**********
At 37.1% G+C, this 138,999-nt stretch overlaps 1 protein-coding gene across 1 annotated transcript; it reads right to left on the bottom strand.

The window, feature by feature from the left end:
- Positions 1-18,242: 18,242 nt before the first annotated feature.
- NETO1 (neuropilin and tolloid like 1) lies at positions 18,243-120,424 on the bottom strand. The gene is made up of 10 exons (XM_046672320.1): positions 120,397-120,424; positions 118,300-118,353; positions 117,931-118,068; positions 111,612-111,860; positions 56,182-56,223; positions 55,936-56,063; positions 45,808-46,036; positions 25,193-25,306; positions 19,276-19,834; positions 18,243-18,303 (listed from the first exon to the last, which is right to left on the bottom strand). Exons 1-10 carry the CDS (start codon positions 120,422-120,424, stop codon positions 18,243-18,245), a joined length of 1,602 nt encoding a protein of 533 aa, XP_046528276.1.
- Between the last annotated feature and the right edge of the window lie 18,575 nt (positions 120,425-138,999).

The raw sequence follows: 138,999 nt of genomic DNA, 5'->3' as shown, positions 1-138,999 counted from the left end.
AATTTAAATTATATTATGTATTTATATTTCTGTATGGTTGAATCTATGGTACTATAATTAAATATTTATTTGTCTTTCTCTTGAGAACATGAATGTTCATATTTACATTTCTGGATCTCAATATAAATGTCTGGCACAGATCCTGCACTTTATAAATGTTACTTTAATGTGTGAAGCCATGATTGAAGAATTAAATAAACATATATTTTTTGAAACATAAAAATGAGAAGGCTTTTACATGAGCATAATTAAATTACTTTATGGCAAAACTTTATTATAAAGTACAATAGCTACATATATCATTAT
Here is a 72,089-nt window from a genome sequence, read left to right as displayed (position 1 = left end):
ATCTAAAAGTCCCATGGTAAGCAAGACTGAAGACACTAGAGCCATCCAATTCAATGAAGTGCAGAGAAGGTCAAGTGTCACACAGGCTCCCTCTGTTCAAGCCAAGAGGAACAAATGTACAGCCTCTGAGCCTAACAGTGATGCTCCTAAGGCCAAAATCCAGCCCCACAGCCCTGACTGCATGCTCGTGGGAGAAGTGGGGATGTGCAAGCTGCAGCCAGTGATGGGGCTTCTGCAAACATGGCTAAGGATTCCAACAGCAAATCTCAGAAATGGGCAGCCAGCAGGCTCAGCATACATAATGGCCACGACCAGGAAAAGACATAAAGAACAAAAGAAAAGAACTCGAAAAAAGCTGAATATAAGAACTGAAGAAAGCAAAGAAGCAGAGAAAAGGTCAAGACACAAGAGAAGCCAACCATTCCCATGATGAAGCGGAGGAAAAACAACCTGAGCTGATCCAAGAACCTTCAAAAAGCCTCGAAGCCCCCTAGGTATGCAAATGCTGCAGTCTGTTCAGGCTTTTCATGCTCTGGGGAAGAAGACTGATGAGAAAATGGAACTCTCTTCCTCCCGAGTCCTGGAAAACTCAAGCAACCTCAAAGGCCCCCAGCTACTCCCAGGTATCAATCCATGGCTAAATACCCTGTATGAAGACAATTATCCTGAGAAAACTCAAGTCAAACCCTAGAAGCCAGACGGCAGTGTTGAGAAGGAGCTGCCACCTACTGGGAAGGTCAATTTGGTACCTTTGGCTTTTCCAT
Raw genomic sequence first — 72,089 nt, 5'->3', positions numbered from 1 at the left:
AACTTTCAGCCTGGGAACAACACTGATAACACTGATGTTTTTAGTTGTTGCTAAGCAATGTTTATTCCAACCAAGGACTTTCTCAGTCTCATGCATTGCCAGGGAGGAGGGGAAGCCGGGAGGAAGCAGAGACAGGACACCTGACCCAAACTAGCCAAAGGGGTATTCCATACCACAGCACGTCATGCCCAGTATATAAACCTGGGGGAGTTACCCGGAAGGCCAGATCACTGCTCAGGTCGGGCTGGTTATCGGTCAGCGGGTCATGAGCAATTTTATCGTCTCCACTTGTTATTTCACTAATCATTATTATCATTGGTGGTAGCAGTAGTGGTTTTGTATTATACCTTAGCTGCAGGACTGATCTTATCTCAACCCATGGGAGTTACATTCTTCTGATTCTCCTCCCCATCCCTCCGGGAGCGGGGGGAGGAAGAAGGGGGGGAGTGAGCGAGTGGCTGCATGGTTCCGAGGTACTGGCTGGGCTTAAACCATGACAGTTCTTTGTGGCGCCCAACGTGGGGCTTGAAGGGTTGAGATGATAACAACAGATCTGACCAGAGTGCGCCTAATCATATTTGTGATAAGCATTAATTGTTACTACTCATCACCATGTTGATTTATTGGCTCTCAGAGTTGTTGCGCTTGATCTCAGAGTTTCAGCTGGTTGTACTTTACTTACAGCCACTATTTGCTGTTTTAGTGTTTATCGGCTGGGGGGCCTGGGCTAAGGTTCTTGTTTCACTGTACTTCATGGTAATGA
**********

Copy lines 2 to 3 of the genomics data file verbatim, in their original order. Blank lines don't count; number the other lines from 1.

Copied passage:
The window, feature by feature from the left end:
- Positions 1-18,242: 18,242 nt before the first annotated feature.